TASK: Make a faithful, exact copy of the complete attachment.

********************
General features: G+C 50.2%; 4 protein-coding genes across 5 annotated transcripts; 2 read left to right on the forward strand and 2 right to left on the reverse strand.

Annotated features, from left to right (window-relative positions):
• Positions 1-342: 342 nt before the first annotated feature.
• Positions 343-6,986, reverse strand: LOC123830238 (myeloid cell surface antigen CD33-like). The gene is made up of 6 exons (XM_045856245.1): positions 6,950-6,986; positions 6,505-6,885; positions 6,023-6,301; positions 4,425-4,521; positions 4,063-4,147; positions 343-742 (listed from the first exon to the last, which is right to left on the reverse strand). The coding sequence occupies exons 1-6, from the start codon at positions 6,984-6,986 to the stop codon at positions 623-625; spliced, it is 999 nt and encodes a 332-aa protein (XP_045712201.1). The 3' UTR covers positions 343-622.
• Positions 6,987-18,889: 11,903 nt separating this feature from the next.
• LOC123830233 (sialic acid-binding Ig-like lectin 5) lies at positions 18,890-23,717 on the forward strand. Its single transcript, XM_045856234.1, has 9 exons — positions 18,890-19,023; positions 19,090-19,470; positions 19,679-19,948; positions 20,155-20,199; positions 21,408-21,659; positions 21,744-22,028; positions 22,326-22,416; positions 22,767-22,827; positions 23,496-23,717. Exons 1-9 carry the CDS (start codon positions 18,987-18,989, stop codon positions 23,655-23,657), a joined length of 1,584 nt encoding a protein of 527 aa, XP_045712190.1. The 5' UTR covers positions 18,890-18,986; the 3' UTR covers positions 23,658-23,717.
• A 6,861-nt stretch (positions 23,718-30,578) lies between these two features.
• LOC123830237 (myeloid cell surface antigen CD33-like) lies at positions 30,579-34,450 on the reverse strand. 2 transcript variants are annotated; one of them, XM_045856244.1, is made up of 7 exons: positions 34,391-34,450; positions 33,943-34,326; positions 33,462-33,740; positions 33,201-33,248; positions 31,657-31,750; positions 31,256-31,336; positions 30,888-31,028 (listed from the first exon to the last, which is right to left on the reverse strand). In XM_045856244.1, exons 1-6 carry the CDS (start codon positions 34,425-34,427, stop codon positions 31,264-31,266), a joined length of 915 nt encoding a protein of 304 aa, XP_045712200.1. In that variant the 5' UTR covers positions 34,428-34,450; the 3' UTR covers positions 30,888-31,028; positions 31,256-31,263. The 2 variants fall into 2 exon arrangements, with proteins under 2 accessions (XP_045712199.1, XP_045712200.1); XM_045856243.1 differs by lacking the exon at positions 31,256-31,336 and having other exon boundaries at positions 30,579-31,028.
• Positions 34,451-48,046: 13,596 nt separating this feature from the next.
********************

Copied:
General features: G+C 50.2%; 4 protein-coding genes across 5 annotated transcripts; 2 read left to right on the forward strand and 2 right to left on the reverse strand.

Annotated features, from left to right (window-relative positions):
• Positions 1-342: 342 nt before the first annotated feature.
• Positions 343-6,986, reverse strand: LOC123830238 (myeloid cell surface antigen CD33-like). The gene is made up of 6 exons (XM_045856245.1): positions 6,950-6,986; positions 6,505-6,885; positions 6,023-6,301; positions 4,425-4,521; positions 4,063-4,147; positions 343-742 (listed from the first exon to the last, which is right to left on the reverse strand). The coding sequence occupies exons 1-6, from the start codon at positions 6,984-6,986 to the stop codon at positions 623-625; spliced, it is 999 nt and encodes a 332-aa protein (XP_045712201.1). The 3' UTR covers positions 343-622.
• Positions 6,987-18,889: 11,903 nt separating this feature from the next.
• LOC123830233 (sialic acid-binding Ig-like lectin 5) lies at positions 18,890-23,717 on the forward strand. Its single transcript, XM_045856234.1, has 9 exons — positions 18,890-19,023; positions 19,090-19,470; positions 19,679-19,948; positions 20,155-20,199; positions 21,408-21,659; positions 21,744-22,028; positions 22,326-22,416; positions 22,767-22,827; positions 23,496-23,717. Exons 1-9 carry the CDS (start codon positions 18,987-18,989, stop codon positions 23,655-23,657), a joined length of 1,584 nt encoding a protein of 527 aa, XP_045712190.1. The 5' UTR covers positions 18,890-18,986; the 3' UTR covers positions 23,658-23,717.
• A 6,861-nt stretch (positions 23,718-30,578) lies between these two features.
• LOC123830237 (myeloid cell surface antigen CD33-like) lies at positions 30,579-34,450 on the reverse strand. 2 transcript variants are annotated; one of them, XM_045856244.1, is made up of 7 exons: positions 34,391-34,450; positions 33,943-34,326; positions 33,462-33,740; positions 33,201-33,248; positions 31,657-31,750; positions 31,256-31,336; positions 30,888-31,028 (listed from the first exon to the last, which is right to left on the reverse strand). In XM_045856244.1, exons 1-6 carry the CDS (start codon positions 34,425-34,427, stop codon positions 31,264-31,266), a joined length of 915 nt encoding a protein of 304 aa, XP_045712200.1. In that variant the 5' UTR covers positions 34,428-34,450; the 3' UTR covers positions 30,888-31,028; positions 31,256-31,263. The 2 variants fall into 2 exon arrangements, with proteins under 2 accessions (XP_045712199.1, XP_045712200.1); XM_045856243.1 differs by lacking the exon at positions 31,256-31,336 and having other exon boundaries at positions 30,579-31,028.
• Positions 34,451-48,046: 13,596 nt separating this feature from the next.